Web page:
In lots of cases, expectations and results must be in parallel. In August the Metropolitan Police Authority/Police Service re-awarded business and technology service company Logical a three-year, £10-million extension to its pay and pensions outsourcing contract originally signed in 2005. "Typically to get the best out of outsourcing, clients also have to be willing to go through a process of change which is more than just having their services delivered by someone else," says Logical UK BPO director Norman Baldwin. "The willingness to undergo an appropriate level of transformation of the services is what sometimes maximises service excellence."

It's a similar story at Virgin Media, which uses Knowledge Pool as an outsourced training provider. Virgin Media's executive director of resourcing, talent, development and people operations, Jill Youds, says: "Any one of a number of outsourced training providers can provide courses for your employees but for us it was really important our supplier understood what we are about and what we're trying to achieve." It is through a depth of understanding, Youds elaborates, that Knowledge Pool has helped Virgin Media think about new suppliers and services and supported it in rationalising administrative processes and costs.

Of course, it is important to recognise that existing contracts some outsourcing suppliers are having to deal with were set up prior to 2009 against an entirely different set of expectations and economic conditions than exist today. The strongest models are those where provider and HRD can come to a mutual agreement in starting again and reworking the scope and commercial framework in order to benefit both parties.

"All RPO providers will be feeling the pressure to deliver to their clients," concludes Kay Cooper, managing director of recruitment process outsourcing across EMEA and the Asia-Pacific region for Kenexa. "As an industry, we are coming out of a challenging year, as are the majority of our clients. HRDs have every right to have high expectations but they need to clearly articulate them, and select the right RPO provider and commercial model to meet their expectations. HRDs have a right to procure a service that actually drives business outcomes, and should expect nothing less. A crucial piece of advice would be: don't have procurement drive down the margin to an unmanageable level and then expect a 'gold service'."

37% - the savings that clients expect from outsourcing

20% - the savings that clients typically get

35% - the fall in the number of outplacement projects in 2009


Conventional wisdom has it that outsourcing is for big public and private-sector organisations, while small to medium-sized enterprises (SMEs) are generally too small to go down this route. Not so, asserts Virtual Minds Outsourcing, which is positioning itself as a boutique outsourcing services provider working exclusively with SMEs and midcap companies. In August it launched a new website (www.vimios.com) offering a full range of HR, IT, payroll, finance and administration outsourcing services while claiming its flexible approach meant any size of organisation could benefit from its services.

Will cash-strapped SMEs, looking for a way out of trouble, be seduced in the same way as larger company's HRDs?

Not at all, retorts Virtual Minds chairman David Jensen (pictured). The reason few smaller companies have trodden the outsourcing path to date is a problem of perception. "Traditionally, outsourcing has been seen as something that governments or multinationals do. It means many SMEs or midcaps don't consider it. They still think providers wouldn't be interested in the sprats of business because they are after the mackerel and sharks"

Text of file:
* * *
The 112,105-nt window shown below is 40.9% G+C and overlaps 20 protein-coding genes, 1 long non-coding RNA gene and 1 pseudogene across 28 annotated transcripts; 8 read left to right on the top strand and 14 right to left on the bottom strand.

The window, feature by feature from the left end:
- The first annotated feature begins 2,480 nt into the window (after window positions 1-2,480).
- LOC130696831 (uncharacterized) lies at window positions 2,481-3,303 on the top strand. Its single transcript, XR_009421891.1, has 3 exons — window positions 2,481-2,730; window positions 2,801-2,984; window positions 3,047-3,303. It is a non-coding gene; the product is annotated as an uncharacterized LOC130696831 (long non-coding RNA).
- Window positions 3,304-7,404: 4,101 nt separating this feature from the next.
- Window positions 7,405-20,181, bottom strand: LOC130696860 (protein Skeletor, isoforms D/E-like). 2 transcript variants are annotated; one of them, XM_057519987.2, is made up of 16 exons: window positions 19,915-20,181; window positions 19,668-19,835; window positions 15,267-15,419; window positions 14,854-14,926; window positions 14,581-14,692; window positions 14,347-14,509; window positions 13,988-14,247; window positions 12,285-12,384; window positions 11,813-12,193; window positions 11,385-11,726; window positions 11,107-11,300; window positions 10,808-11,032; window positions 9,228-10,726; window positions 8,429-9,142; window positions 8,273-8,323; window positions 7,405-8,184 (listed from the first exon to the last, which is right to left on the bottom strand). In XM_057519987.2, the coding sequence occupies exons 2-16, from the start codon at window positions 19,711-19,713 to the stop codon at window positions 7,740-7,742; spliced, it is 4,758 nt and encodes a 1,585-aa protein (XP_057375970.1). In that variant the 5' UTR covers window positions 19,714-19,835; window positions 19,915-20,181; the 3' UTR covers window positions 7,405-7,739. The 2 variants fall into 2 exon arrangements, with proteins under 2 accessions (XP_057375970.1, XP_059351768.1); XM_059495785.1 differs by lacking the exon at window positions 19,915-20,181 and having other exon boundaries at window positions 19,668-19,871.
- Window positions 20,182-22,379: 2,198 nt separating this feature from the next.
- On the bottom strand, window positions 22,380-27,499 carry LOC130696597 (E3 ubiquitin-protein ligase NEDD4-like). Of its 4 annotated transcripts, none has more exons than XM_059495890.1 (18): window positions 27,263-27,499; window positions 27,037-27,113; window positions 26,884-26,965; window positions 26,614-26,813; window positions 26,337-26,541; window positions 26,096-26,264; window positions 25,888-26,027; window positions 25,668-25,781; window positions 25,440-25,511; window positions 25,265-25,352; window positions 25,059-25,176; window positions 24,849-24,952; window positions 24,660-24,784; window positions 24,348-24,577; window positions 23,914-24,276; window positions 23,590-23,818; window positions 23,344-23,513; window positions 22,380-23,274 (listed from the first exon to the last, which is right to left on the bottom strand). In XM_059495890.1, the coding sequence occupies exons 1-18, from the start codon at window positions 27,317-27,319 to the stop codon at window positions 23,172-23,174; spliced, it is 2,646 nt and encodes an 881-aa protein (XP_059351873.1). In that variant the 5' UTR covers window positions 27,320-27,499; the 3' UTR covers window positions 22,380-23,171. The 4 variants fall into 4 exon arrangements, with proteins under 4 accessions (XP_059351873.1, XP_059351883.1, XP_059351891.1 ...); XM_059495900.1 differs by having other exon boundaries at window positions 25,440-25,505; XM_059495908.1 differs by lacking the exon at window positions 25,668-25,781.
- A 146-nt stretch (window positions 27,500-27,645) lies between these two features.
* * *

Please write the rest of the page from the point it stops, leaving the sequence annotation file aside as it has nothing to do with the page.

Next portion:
Jensen says his business operates on tight margins and is structured to provide clients with the services they need in a way that can often provide them much-needed expertise at a fraction of the cost of hiring dedicated staff. "The full gamut of HR outsourcing is available," he adds. "And it's not in our interest to pursue any business we can't supply."


Signs that the outsourcing market is worried about meeting expectations can be seen from outsourcing specialist HML, a subsidiary of Skipton Building Society, which has introduced the UK's first professional outsourcing qualifications into its employee development programme. Two qualifications have been developed in collaboration with the National Outsourcing Association (NOA) and are accredited by Middlesex University: the NOA professional certificate is accredited at undergraduate level while a diploma in strategic global outsourcing at postgraduate level.

The programmes are being made available to leaders within HML who want to strengthen their understanding of financial business process outsourcing and develop into the strategic leaders. At present, 10 employees are studying for the undergraduate certificate, with eight more working towards the diploma.

The programmes were launched in June and will run until June 2011. Every three months the students meet with the executive team and the NOA and HML tutors to review their progress and share their learning so that they can contribute to the overall strategic direction of the business. "It has produced some good results so far - because we've worked out how to link business strategy with learning," says HML's director of strategy, Jeff Quilter. "People on the course effectively become internal consultants to the business."

In Quilter's opinion, the outsourcing industry as a whole would benefit if such programmes were rolled out more widely. "People who are involved in outsourcing span a range of professional fields, like operations, finance, sales and IT and this represents challenges and opportunities. The challenge is ensuring clients receive a professional service from all companies involved in outsourcing. An opportunity lies in being able to demonstrate that level of quality and consistency through a professional qualification that has the same weight as those that apply to accountants or solicitors."